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MINNEAPOLIS — The Utah Jazz committed two quick turnovers in the early moments of Wednesday’s game against the Minnesota Timberwolves. Quin Snyder called a timeout after the Wolves scored off the second turnover. He needed a word with his team.
“I’m not going to lie, I forgot what he said,” Donovan Mitchell said, a little surprised that he’d actually forgotten the moment.
“I was just …,” Mitchell said gesturing with his hands to indicate that he was laser focused, that he was tuning out everything else around him.
Donovan Mitchell broke out all sorts of tricks in the Jazz’s win over Minnesota
The timeout could have went without Snyder saying anything to the Jazz, no words were needed. The players knew that they had messed up, that turnovers against the Timberwolves can be deadly and that they needed to clean things up.
Mitchell proceeded to go on a tear.
He finished with 36 points, but it was clear from the beginning that there was some extra motivation going into this one, that he wasn’t going to be willing to walk out of the Target Center with anything other than a win. Mitchell was thinking about what the Timberwolves did to the Jazz last season.
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Utah Jazz center Rudy Gobert (27) knocks the ball out away from Minnesota Timberwolves guard Malik Beasley (5) during the first half of an NBA basketball game Wednesday Dec. 8, 2021, in Minneapolis. Stacy Bengs, AP
“We got swept. It’s no secret, they swept us,” Mitchell said. “I think we all kind of felt that. And getting swept isn’t fun. We have a lot of pride on this team and we took that personal.”
The Timberwolves beat the Jazz 3-0 during the 2020-21 regular season and they were games where the Wolves played physically and things got chippy. The Jazz were the winningest team in the league last season but they couldn’t seem to get past the lowly Timberwolves.
The memory of those three losses were enough to put Mitchell into what he called “attack mode” from the jump on Wednesday.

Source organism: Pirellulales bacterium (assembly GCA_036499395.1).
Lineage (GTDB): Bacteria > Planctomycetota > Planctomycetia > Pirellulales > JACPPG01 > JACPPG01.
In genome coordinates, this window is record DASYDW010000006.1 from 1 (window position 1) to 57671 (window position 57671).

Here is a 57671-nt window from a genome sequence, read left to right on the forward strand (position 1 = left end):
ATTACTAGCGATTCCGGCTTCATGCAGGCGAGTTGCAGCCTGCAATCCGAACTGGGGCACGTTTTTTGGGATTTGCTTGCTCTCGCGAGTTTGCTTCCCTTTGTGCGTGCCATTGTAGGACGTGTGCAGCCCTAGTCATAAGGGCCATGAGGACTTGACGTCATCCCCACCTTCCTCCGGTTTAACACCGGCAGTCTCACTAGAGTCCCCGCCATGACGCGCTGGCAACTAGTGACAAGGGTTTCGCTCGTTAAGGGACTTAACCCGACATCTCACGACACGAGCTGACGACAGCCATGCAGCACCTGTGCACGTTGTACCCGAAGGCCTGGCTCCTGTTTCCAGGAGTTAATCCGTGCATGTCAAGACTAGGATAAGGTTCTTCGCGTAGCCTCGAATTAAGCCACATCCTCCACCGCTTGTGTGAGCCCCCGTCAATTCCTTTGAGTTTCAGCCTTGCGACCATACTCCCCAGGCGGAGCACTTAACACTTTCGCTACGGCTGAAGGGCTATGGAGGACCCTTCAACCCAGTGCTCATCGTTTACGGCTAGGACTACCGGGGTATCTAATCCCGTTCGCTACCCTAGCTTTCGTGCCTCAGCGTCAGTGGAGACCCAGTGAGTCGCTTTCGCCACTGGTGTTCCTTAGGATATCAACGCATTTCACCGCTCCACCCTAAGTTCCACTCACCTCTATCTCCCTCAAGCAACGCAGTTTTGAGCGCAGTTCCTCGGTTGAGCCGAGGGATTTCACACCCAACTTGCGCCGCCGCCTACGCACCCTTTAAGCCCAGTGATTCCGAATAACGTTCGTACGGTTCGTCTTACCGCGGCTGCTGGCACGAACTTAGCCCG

The Jazz will play Minnesota two more times this month (Dec. 23 and 31, both games in Salt Lake City) and once more in Minneapolis on Jan. 30. Heading into those games, there might be even more motivation after some of the postgame comments from Wolves players.
Patrick Beverley took aim at the fact Rudy Gobert is a three-time Defensive Player of the Year winner, suggesting that Gobert doesn’t guard the best players on the court.
“If I’m defensive player of the year, I’m always guarding the best player no matter what, I’m not roaming,” Beverley said. “It’s no discredit to Royce O’Neale or any of the others on their team, but if I’m defensive player of the year, I’m not guarding Royce O’Neale. I’m guarding Mike Conley, I’m guarding Donovan Mitchell, I’m guarding (Bojan) Bogdanovic. You got Rudy Gobert out there guarding (Jarred) Vanderbilt. And every time I hear he’s defensive player of the year. So, uh, whatever.”
If that wasn’t enough of dig at one of the Jazz’s best players, Anthony Edwards added his own two cents to the conversation, suggesting that Dallas Mavericks center Kristaps Porzingis is a better defender than Gobert.
“Anytime I go against Porzingis, I don’t get no layups,” Edwards said. “I don’t get why we couldn’t finish on Rudy Gobert. He don’t put no fear in my heart.”
Beverley also suggested that although the Jazz tend to always be a top team in the West with a great coach, he seemed like he wanted to stop just a hair short of calling the players great. He did said that Utah has “solid” players, but it was with a little bit of a side eye.
The Jazz seemed like they had all the motivation they needed after the three losses to the Timberwolves last season, but now there’s some pretty hefty trash talk that could really spice up the rest of the meetings between the two teams.